OK, so Congress comes into session and passes a measure that they say will help homeowners facing foreclosure. The call it “Hope for Homeowners”. To the tune of about $300,000,000,000.So, it’s been the law of the land for over a month now. And in that month, 77 lenders have signed up for the program. In that month, well, I’ll let Anthony Freed from tell you…
How about the dandy “Hope for Homeowners” program, designed to help more than 400,000 homeowners avoid foreclosure by making as much as $300 billion dollars available for the effort. What a fantastic idea, it would seem at first glance. Of course, the Devil really is in the details.
As of today, October 27, 2008 – nearly four weeks since the program was unveiled – a remarkable 79 people have applied for the program (Fox News 8-27-08).
Yes, 79 homeowners have been accepted (Fox News 8-27-08).
There are at least 77 banks participating in the program. I am not going to try to do that math in my head, but my best guess is that each of those banks has only helped about one homeowner avoid foreclosure on average in that 27 day period.
Got it? So far, a grand total of 79 people have applied for help. Wow. More from Anthony…
My first impression was that this had to be due to a simple lack of awareness by the public that such a program was available to them. Not the case at all I have found. The program has generated a great deal of interest from distressed homeowners since it was unveiled.
Lenders have been deluged with inquiries from interested borrowers, and the Congressional Budget Office has estimated that this program could help as many as 400,000 homeowners through September 2011, when the program ends.“Our phones have been going crazy,” said Anthony Logan, president of Group Capital Mortgage in Cerritos, Calif, a participating lender.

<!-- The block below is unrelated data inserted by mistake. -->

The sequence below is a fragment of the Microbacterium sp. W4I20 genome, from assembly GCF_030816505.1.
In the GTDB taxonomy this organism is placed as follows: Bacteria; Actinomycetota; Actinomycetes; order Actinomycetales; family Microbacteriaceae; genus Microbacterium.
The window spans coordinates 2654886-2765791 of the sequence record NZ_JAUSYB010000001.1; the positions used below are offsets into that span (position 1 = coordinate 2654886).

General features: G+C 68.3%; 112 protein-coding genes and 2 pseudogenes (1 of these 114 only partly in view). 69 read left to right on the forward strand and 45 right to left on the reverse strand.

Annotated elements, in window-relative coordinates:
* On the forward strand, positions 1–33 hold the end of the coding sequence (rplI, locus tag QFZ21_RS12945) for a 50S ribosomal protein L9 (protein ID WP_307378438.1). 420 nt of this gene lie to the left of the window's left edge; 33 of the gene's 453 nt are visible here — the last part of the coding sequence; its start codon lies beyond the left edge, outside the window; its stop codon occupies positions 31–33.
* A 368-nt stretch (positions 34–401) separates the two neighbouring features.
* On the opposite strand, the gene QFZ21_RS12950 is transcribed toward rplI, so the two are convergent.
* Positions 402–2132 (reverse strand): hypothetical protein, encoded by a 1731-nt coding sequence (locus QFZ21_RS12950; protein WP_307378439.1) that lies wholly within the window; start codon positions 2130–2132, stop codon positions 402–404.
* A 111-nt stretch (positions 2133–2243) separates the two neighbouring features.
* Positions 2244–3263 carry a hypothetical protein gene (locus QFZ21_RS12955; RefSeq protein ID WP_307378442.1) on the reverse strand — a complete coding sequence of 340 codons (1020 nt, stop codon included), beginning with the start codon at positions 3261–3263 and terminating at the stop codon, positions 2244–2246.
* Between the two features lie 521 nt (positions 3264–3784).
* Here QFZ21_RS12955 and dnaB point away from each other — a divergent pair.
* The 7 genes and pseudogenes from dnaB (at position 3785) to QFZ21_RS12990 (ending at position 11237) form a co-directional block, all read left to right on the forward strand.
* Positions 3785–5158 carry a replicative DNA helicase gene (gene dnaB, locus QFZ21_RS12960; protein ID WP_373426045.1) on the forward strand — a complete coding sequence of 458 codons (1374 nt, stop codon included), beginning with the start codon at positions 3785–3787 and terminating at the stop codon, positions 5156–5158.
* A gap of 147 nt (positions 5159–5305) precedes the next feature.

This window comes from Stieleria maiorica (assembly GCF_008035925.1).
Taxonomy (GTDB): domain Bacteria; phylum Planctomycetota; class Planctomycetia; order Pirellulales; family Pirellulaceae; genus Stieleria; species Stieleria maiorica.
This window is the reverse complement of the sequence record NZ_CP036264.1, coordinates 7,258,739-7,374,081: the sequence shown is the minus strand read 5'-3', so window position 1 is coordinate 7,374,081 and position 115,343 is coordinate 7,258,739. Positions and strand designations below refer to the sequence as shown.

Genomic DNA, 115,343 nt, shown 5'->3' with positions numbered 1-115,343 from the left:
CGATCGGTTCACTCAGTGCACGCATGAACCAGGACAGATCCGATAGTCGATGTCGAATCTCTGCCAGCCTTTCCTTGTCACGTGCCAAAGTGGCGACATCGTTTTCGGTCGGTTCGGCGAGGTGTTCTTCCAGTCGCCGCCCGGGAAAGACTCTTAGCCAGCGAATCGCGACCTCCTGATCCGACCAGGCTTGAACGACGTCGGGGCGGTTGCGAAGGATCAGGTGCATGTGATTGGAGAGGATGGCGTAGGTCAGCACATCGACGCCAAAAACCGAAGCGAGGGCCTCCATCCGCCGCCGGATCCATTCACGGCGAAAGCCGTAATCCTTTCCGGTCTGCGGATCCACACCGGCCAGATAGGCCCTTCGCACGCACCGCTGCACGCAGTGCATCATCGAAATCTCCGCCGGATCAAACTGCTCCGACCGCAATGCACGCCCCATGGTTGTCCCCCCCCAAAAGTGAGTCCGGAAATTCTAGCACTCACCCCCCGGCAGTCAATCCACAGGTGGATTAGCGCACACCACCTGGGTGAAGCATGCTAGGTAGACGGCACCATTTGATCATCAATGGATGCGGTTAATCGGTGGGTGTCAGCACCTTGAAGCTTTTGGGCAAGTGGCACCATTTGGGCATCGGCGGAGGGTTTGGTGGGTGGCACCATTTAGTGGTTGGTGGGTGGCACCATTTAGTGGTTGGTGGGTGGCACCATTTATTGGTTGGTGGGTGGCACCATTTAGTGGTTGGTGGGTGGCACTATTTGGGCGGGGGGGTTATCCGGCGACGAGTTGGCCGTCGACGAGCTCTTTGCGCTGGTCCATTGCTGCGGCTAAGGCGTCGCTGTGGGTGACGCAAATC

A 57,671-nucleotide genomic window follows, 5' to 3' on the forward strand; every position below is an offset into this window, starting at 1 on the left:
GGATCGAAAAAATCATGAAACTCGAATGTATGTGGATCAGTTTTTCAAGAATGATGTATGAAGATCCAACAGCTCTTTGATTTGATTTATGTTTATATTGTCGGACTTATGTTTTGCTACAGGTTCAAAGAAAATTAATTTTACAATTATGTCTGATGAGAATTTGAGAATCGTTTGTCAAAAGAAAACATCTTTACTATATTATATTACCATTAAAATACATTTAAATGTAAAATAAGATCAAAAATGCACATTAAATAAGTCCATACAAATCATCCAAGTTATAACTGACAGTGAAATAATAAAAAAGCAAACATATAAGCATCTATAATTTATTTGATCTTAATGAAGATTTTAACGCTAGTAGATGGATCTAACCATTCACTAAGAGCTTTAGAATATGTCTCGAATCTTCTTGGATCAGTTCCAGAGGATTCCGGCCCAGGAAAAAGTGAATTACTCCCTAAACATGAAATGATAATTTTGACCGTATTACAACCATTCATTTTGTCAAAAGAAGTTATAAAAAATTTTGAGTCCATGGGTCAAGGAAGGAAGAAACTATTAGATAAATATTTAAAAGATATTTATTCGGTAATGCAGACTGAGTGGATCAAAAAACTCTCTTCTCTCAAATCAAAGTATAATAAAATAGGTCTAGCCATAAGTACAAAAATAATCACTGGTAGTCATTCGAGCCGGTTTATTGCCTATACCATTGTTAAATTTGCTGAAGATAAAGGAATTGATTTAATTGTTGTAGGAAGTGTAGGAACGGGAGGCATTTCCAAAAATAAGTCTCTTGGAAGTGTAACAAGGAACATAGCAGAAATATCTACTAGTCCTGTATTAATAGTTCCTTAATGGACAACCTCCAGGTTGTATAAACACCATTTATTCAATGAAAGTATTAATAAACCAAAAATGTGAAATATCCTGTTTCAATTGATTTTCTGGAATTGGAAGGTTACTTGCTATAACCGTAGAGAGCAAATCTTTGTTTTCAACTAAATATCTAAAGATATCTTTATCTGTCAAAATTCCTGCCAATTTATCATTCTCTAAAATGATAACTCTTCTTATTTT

What’s the hold up? Why, it’s the program itself, which was designed almost certainly to fail. First of all, the program is completely voluntary for both the lenders and the participating banks. It also requires the lenders to forgive a portion of the original loan balance in an effort to bring the mortgage in line with the market and affordability for the borrower to enter a long term fixed mortgage.
Bottom line, Congress gets involved and creates a program that shifts losses from the parties who willingly entered into a contract to their lenders. There was no real discussion of the details of this program, I suspect the only discussions on Capitol Hill revolved around the good press the CongressJerks would get when they passed this abomination.
I’ve been saying that it would take five years for the housing/real estate/mortgage markets to settle out and normalize IF the feds stayed the hell out of it. And I’ve consistently guessed at least ten years if they got involved. We’ve got about eight years of the rollercoaster left.